Browsing by Author "Öörni, Anssi"

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  • Björk, Bo-Christer; Öörni, Anssi (Elsevier, 2009)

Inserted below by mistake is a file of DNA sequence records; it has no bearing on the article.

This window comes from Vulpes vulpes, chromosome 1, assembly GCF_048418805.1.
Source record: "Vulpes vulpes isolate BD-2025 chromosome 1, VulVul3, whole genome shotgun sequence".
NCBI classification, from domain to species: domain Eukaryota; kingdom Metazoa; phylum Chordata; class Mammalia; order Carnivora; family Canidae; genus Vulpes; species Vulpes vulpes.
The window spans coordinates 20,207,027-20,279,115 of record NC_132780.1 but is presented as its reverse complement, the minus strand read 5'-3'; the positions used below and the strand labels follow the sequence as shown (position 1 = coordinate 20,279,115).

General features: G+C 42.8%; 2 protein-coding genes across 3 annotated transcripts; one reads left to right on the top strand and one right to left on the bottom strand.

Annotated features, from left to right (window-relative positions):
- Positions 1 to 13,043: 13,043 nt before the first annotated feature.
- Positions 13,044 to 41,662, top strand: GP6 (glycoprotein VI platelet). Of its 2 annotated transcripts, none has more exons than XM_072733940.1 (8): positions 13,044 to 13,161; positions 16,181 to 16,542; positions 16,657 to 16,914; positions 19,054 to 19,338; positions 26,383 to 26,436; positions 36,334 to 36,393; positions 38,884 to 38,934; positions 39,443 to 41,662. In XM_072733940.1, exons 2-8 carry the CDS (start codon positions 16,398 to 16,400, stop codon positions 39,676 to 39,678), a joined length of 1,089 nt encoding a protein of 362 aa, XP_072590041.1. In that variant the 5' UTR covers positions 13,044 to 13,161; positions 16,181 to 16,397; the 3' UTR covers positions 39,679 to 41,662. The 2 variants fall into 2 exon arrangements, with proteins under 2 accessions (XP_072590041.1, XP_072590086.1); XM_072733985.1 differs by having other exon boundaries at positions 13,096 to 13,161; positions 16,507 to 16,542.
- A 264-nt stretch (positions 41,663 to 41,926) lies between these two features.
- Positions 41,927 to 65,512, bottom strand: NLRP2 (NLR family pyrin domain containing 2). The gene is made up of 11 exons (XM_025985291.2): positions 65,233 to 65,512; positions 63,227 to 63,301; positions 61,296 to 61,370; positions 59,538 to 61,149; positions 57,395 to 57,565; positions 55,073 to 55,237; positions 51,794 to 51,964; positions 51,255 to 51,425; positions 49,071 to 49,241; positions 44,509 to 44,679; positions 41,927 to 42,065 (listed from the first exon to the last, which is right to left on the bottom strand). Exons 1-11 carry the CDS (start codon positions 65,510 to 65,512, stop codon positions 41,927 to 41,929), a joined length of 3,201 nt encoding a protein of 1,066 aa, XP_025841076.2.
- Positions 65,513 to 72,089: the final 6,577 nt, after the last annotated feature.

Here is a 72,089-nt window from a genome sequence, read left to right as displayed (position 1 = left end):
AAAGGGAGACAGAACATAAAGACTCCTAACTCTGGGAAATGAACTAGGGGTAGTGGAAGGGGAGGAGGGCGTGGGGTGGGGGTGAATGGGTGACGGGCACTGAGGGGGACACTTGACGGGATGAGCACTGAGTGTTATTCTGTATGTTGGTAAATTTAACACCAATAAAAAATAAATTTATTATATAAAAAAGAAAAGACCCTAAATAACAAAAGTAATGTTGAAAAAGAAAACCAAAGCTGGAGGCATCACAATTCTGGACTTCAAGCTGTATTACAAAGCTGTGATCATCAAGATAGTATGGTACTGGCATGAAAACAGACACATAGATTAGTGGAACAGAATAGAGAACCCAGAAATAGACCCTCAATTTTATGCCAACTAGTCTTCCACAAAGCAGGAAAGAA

When authors of scholarly articles decide where to submit their manuscripts for peer review and eventual publication, they often base their choice of journals on very incomplete information abouthow well the journals serve the authors’ purposes of informing about their research and advancing their academic careers. The purpose of this study was to develop and test a new method for benchmarking scientific journals, providing more information to prospective authors. The method estimates a number of journal parameters, including readership, scientific prestige, time from submission to publication, acceptance rate and service provided by the journal during the review and publication process. Data directly obtainable from the web, data that can be calculated from such data, data obtained from publishers and editors, and data obtained using surveys with authors are used in the method, which has been tested on three different sets of journals, each from a different discipline. We found a number of problems with the different data acquisition methods, which limit the extent to which the method can be used. Publishers and editors are reluctant to disclose important information they have at hand (i.e. journal circulation, web downloads, acceptance rate). The calculation of some important parameters (for instance average time from submission to publication, regional spread of authorship) can be done but requires quite a lot of work. It can be difficult to get reasonable response rates to surveys with authors. All in all we believe that the method we propose, taking a “service to authors” perspective as a basis for benchmarking scientific journals, is useful and can provide information that is valuable to prospective authors in selected scientific disciplines.